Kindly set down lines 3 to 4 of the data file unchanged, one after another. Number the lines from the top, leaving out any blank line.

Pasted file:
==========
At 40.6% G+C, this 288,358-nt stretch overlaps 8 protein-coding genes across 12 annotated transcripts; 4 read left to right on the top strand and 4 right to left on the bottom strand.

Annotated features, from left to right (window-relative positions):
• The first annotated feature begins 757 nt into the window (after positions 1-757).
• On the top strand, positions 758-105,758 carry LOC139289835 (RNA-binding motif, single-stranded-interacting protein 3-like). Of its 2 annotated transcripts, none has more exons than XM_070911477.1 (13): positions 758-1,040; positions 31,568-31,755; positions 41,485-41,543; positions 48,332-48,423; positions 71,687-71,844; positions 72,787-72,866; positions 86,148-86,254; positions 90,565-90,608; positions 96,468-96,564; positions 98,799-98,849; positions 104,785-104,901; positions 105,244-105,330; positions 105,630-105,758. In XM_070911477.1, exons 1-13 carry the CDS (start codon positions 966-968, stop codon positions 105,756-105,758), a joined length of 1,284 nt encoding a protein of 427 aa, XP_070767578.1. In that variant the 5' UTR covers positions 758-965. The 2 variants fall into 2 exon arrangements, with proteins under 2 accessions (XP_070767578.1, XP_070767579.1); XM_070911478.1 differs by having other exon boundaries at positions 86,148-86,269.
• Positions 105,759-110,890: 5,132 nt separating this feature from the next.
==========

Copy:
• The first annotated feature begins 757 nt into the window (after positions 1-757).
• On the top strand, positions 758-105,758 carry LOC139289835 (RNA-binding motif, single-stranded-interacting protein 3-like). Of its 2 annotated transcripts, none has more exons than XM_070911477.1 (13): positions 758-1,040; positions 31,568-31,755; positions 41,485-41,543; positions 48,332-48,423; positions 71,687-71,844; positions 72,787-72,866; positions 86,148-86,254; positions 90,565-90,608; positions 96,468-96,564; positions 98,799-98,849; positions 104,785-104,901; positions 105,244-105,330; positions 105,630-105,758. In XM_070911477.1, exons 1-13 carry the CDS (start codon positions 966-968, stop codon positions 105,756-105,758), a joined length of 1,284 nt encoding a protein of 427 aa, XP_070767578.1. In that variant the 5' UTR covers positions 758-965. The 2 variants fall into 2 exon arrangements, with proteins under 2 accessions (XP_070767578.1, XP_070767579.1); XM_070911478.1 differs by having other exon boundaries at positions 86,148-86,269.